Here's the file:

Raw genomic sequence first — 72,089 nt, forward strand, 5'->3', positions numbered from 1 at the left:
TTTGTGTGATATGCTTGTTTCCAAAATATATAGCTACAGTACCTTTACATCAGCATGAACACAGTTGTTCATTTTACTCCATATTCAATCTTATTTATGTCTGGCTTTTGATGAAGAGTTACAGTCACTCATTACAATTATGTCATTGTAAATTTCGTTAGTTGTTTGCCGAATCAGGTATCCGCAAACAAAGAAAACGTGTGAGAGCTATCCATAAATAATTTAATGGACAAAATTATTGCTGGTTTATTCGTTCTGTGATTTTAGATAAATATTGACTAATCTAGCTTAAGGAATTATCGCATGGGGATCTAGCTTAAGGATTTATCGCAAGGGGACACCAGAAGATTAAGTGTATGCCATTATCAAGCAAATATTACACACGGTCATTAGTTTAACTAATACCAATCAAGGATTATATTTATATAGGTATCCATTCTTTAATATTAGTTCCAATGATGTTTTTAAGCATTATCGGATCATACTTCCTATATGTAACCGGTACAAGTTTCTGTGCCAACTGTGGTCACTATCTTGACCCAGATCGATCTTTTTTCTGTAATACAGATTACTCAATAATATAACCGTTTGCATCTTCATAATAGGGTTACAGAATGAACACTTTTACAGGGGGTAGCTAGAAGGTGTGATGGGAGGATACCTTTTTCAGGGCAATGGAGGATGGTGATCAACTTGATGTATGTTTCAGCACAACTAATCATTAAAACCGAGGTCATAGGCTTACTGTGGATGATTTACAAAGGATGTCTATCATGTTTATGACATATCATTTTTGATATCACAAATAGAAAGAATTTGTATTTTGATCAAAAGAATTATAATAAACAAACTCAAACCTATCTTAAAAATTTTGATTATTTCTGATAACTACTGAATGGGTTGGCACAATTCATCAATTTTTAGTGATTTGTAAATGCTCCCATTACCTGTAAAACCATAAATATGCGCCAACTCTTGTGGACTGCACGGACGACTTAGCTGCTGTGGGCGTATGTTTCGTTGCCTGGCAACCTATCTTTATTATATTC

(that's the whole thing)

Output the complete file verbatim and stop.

Raw genomic sequence first — 72,089 nt, forward strand, 5'->3', positions numbered from 1 at the left:
TTTGTGTGATATGCTTGTTTCCAAAATATATAGCTACAGTACCTTTACATCAGCATGAACACAGTTGTTCATTTTACTCCATATTCAATCTTATTTATGTCTGGCTTTTGATGAAGAGTTACAGTCACTCATTACAATTATGTCATTGTAAATTTCGTTAGTTGTTTGCCGAATCAGGTATCCGCAAACAAAGAAAACGTGTGAGAGCTATCCATAAATAATTTAATGGACAAAATTATTGCTGGTTTATTCGTTCTGTGATTTTAGATAAATATTGACTAATCTAGCTTAAGGAATTATCGCATGGGGATCTAGCTTAAGGATTTATCGCAAGGGGACACCAGAAGATTAAGTGTATGCCATTATCAAGCAAATATTACACACGGTCATTAGTTTAACTAATACCAATCAAGGATTATATTTATATAGGTATCCATTCTTTAATATTAGTTCCAATGATGTTTTTAAGCATTATCGGATCATACTTCCTATATGTAACCGGTACAAGTTTCTGTGCCAACTGTGGTCACTATCTTGACCCAGATCGATCTTTTTTCTGTAATACAGATTACTCAATAATATAACCGTTTGCATCTTCATAATAGGGTTACAGAATGAACACTTTTACAGGGGGTAGCTAGAAGGTGTGATGGGAGGATACCTTTTTCAGGGCAATGGAGGATGGTGATCAACTTGATGTATGTTTCAGCACAACTAATCATTAAAACCGAGGTCATAGGCTTACTGTGGATGATTTACAAAGGATGTCTATCATGTTTATGACATATCATTTTTGATATCACAAATAGAAAGAATTTGTATTTTGATCAAAAGAATTATAATAAACAAACTCAAACCTATCTTAAAAATTTTGATTATTTCTGATAACTACTGAATGGGTTGGCACAATTCATCAATTTTTAGTGATTTGTAAATGCTCCCATTACCTGTAAAACCATAAATATGCGCCAACTCTTGTGGACTGCACGGACGACTTAGCTGCTGTGGGCGTATGTTTCGTTGCCTGGCAACCTATCTTTATTATATTC